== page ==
A swimlane (as in swimlane diagram) is used in process flow diagrams, or flowcharts, that visually distinguishes job sharing and responsibilities for sub-processes of a business process. Swimlanes may be arranged either horizontally or vertically.
Attributes of a swimlane
The swimlane flowchart differs from other flowcharts in that processes and decisions are grouped visually by placing them in lanes. Parallel lines divide the chart into lanes, with one lane for each person, group or sub process. Lanes are labelled to show how the chart is organized.
In the accompanying example, the vertical direction represents the sequence of events in the overall process, while the horizontal divisions depict what sub-process is performing that step. Arrows between the lanes represent how information or material is passed between the sub processes.
Alternately, the flow can be rotated so that the sequence reads horizontally from left to right, with the roles involved being shown at the left edge. This can be easier to read and design, since computer screens are typically wider than they are tall, which gives an improved view of the flow.
Use of standard symbols enables clear linkage to be shown between related flow charts when charting flows with complex relationships.
When used to diagram a business process that involves more than one department, swimlanes often serve to clarify not only the steps and who is responsible for each one, but also how delays, mistakes or cheating are most likely to occur.
Many process modeling methodologies utilize the concept of swimlanes, as a mechanism to organize activities into separate visual categories in order to illustrate different functional capabilities or responsibilities (organisational roles). Swimlanes are used in Business Process Modeling Notation (BPMN) and Unified Modeling Language activity diagram modeling methodologies.
A Swimlane was first introduced to computer-based Process Modeling by iGrafx in 1993. It may also be referred to as a functional band (as it is in Microsoft Visio 2007) and is used in the same way, to create a cross functional flowchart to map a process within the functional units of a business. The term functional band came after the use of swimlane and is seemingly in decline as the acceptable term as BPMN has been more widely accepted as a modeling standard.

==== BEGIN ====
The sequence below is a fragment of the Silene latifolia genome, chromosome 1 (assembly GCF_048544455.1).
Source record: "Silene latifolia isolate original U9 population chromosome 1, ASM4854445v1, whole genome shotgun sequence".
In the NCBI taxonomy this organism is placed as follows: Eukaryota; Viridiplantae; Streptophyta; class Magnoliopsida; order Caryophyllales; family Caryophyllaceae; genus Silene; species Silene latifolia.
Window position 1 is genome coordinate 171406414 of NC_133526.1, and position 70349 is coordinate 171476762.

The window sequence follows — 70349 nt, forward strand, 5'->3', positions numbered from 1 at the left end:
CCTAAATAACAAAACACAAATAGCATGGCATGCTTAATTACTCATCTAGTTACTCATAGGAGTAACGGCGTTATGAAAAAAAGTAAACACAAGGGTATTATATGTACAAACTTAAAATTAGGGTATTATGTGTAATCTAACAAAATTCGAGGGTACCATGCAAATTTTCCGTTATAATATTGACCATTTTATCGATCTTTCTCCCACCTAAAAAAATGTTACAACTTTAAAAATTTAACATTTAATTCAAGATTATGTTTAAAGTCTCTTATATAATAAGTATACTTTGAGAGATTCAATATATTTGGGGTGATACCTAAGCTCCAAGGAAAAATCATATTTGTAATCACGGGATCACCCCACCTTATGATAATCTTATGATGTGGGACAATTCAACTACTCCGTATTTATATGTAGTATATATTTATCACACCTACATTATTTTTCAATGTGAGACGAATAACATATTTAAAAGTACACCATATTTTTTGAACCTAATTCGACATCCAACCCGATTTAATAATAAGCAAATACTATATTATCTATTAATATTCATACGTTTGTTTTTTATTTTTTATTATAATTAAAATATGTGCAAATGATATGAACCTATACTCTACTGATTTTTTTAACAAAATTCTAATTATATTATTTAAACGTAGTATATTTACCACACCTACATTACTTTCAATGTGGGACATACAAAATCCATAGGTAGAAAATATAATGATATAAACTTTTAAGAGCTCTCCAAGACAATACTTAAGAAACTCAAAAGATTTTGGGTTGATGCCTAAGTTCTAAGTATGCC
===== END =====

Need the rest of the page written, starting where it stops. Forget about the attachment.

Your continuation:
Another term used is "Functional Flowchart" useful for productivity improvement and systems design projects. After establishing the 'as is' workflow and systems interfaces, work steps are simplified to automate processes whenever practical and transfer steps to subsequent work processes. A 'to be' model is then created for human processes and a related systems design document developed for those that are automated. Typically over 30% productivity gains are accomplished even for processes that remain manual.
Swimlane diagrams first appeared in the 1940s as a variation of the flow process chart called multi-column charts. They were called Swim Lane diagrams by Geary Rummler and Alan Brache in their book Improving Performance (1990). They were first introduced to computer-based diagramming by iGrafx. Swimlanes are also known as "Rummler-Brache Diagrams". Another possible origin of the term swimlane is as part of the JBoss jBPM jPDL (Process Definition Language) graphical process designer a part of the JBoss jBPM framework for process languages.
The Swimlane presentation was developed in the early 1980s by Prof. Dr.-Ing. Binner as part of his doctoral thesis on the requirements of the IT and CIM concept at the Institute for Factory Facilities at Prof. Wiendahl at TU-Har.
A process model was developed in which the role-based process analysis and modeling was the starting point for the IT-based IT solution or, in the case, the CIM solution with which the development of an IT-CIM concept was possible.